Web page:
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Flip-Chip packages accounted for 13% of all IC packages by the end of 2010, still growing

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By eeNews Europe

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Flip-Chip Packages accounted for 13% of all integrated circuit (IC) packages by the end of 2010, but this was worth over 29% of the Global IC assembly, packaging and test market, explains Jean-Marc Yannou, Project Manager at Yole Développement. The report sheds a new light on this complex and moving market, and makes it clear how it emerged almost from scratch 15 years ago and turned into a USD16 billion market as of 2010.

Though it is a large market by the figures and looks mature at first sight, the analysts at Yole Développement think that it is still in its growth phase, with major technology and application and supply chain transformations looming ahead.

“Renewed interest in flip-chip technologies is motivated in many application areas concurrently by such factors as the rising cost of gold used for wire bonding, the need for low thickness devices, continued CMOS downscaling, higher currents and temperatures, and lower voltages”, says Christophe Zinck, Project Manager at Yole Développement.

Today, many sophisticated devices can no longer be packaged with wire bonding technology and the mobile applications are increasingly requiring footprint and weight reduction coupled with higher electrical performance (signal propagation and power distribution). The emergence of the 28nm CMOS technology node in particular, poses new quality and reliability constraints on interconnect technologies so as to cope with the increasing fragility of the back end of line, which may disqualify wire bonding.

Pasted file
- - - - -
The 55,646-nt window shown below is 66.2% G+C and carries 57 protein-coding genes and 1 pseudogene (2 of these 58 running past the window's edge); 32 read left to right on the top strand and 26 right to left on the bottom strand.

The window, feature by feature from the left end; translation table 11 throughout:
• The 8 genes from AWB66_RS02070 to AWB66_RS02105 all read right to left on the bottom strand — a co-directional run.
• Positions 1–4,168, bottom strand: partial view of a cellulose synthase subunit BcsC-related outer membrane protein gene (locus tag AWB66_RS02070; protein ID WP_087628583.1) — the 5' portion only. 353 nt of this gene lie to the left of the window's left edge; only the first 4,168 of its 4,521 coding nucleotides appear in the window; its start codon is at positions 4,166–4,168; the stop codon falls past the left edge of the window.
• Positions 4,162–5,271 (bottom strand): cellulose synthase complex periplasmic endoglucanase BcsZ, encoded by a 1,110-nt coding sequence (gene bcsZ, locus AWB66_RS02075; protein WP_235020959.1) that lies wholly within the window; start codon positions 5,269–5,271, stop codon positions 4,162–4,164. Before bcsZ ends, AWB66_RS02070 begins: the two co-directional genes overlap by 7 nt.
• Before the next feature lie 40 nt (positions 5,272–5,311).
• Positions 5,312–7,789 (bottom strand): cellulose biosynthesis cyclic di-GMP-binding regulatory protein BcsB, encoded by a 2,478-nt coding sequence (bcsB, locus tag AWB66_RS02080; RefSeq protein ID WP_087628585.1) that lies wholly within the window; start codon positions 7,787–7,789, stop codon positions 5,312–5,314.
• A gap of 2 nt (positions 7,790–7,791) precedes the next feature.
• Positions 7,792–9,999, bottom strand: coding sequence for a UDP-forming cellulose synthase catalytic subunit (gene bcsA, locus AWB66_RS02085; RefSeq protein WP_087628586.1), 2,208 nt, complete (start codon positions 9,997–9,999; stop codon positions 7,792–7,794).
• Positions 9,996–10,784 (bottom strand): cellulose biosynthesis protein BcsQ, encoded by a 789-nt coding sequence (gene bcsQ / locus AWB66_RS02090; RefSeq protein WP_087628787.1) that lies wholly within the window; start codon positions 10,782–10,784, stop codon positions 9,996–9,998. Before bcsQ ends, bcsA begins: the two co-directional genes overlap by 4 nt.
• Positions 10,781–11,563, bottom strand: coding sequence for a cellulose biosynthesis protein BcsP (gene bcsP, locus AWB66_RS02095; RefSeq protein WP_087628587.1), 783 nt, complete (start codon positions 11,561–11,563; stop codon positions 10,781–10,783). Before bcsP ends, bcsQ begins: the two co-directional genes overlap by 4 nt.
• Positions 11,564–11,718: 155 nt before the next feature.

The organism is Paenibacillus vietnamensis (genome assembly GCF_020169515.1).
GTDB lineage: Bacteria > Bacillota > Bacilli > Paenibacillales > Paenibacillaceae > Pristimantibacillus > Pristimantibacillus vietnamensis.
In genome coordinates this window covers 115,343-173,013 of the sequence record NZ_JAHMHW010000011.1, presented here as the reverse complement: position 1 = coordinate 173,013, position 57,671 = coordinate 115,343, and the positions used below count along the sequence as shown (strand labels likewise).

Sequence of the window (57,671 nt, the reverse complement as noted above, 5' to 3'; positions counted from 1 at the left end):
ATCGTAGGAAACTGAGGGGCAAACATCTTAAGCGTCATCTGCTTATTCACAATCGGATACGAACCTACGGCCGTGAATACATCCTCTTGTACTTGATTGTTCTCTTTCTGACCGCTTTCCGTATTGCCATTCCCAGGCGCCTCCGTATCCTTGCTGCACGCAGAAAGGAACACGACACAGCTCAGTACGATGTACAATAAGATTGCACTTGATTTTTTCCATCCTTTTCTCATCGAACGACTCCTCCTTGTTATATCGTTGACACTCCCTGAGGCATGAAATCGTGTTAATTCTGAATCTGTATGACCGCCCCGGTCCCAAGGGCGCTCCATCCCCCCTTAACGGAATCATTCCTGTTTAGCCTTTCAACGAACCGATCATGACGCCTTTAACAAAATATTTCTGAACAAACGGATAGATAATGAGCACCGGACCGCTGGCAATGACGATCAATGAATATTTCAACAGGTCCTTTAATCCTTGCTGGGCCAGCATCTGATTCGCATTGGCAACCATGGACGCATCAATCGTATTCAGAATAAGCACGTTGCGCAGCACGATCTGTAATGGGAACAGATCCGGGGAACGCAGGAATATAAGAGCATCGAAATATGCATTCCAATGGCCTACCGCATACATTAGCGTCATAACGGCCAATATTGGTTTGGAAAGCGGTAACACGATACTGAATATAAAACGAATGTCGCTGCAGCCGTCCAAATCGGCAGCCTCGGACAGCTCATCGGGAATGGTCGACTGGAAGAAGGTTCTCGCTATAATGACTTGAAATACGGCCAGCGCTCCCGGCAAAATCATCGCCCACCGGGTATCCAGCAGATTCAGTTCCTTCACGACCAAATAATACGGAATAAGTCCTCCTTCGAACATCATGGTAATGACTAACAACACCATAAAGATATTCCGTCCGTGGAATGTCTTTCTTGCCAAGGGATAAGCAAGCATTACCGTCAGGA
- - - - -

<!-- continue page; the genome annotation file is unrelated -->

Not to mention the ever increasing IO density, making it necessary to develop new bumping and substrate technologies. It is not any longer only about higher performance and lower cost reliable interconnects or assembly and packaging technologies. If remained unresolved, the above constraints will prove to be bottlenecks if not obstacles to the continuation of Moore’s law.

Summarizing the flip-chip market and its dynamics with just a few words and figures can be misleading, as there is a wide diversity of flip-chip technologies and applications, with different drivers, levels of maturity and sometimes alternative technologies. To some, flip-chip applies to large digital system-on-chip devices like microprocessors, graphical processor units or chipsets for personal computers and gaming stations.

Yet, flip-chip applies to a number of different applications addressing different packaging forms. Flip-chip applies not only to packages but also to interconnection of bare integrated circuits, like the display drivers found around all LCD screens worldwide; and flip-chip packages can address devices with die sizes ranging from less than 1mm² up to the maximum die sizes (around 650mm²).

The flip-chip market is undergoing major technology and supply chain transformations which this report describes along with their impacts on the semiconductor industry for the coming 5 years.

Why are copper pillars becoming so popular? How will this affect the business? Who is investing in these technologies? How is the supply chain changing and how are new technologies reshaping the value chain? Will CMOS foundries seize a significant stake in this business at the expense of assembly dedicated companies in the years to come?

How will the high value of substrates in the overall flip-chip cost of ownership be challenged? And what will substrate manufacturers propose to maintain it? These are some of the questions addressed through this 360-degree analysis of the World’s highest value semiconductor packaging technology.

Visit Yole Développement at www.yole.fr


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